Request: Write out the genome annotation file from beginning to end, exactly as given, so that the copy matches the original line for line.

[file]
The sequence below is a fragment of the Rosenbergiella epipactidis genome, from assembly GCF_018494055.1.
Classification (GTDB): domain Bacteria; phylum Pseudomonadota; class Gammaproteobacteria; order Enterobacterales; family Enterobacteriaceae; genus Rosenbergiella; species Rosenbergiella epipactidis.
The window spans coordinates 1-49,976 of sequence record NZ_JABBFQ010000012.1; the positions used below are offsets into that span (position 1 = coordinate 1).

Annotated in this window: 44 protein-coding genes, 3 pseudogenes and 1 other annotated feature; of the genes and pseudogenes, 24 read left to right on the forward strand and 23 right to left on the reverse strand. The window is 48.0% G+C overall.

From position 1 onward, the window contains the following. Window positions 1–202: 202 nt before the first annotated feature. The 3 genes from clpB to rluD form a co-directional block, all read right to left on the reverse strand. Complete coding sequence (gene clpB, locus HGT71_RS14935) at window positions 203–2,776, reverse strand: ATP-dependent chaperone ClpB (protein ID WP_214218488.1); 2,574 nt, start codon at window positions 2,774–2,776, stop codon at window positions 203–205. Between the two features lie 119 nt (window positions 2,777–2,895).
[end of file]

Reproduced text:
The sequence below is a fragment of the Rosenbergiella epipactidis genome, from assembly GCF_018494055.1.
Classification (GTDB): domain Bacteria; phylum Pseudomonadota; class Gammaproteobacteria; order Enterobacterales; family Enterobacteriaceae; genus Rosenbergiella; species Rosenbergiella epipactidis.
The window spans coordinates 1-49,976 of sequence record NZ_JABBFQ010000012.1; the positions used below are offsets into that span (position 1 = coordinate 1).

Annotated in this window: 44 protein-coding genes, 3 pseudogenes and 1 other annotated feature; of the genes and pseudogenes, 24 read left to right on the forward strand and 23 right to left on the reverse strand. The window is 48.0% G+C overall.

From position 1 onward, the window contains the following. Window positions 1–202: 202 nt before the first annotated feature. The 3 genes from clpB to rluD form a co-directional block, all read right to left on the reverse strand. Complete coding sequence (gene clpB, locus HGT71_RS14935) at window positions 203–2,776, reverse strand: ATP-dependent chaperone ClpB (protein ID WP_214218488.1); 2,574 nt, start codon at window positions 2,774–2,776, stop codon at window positions 203–205. Between the two features lie 119 nt (window positions 2,777–2,895).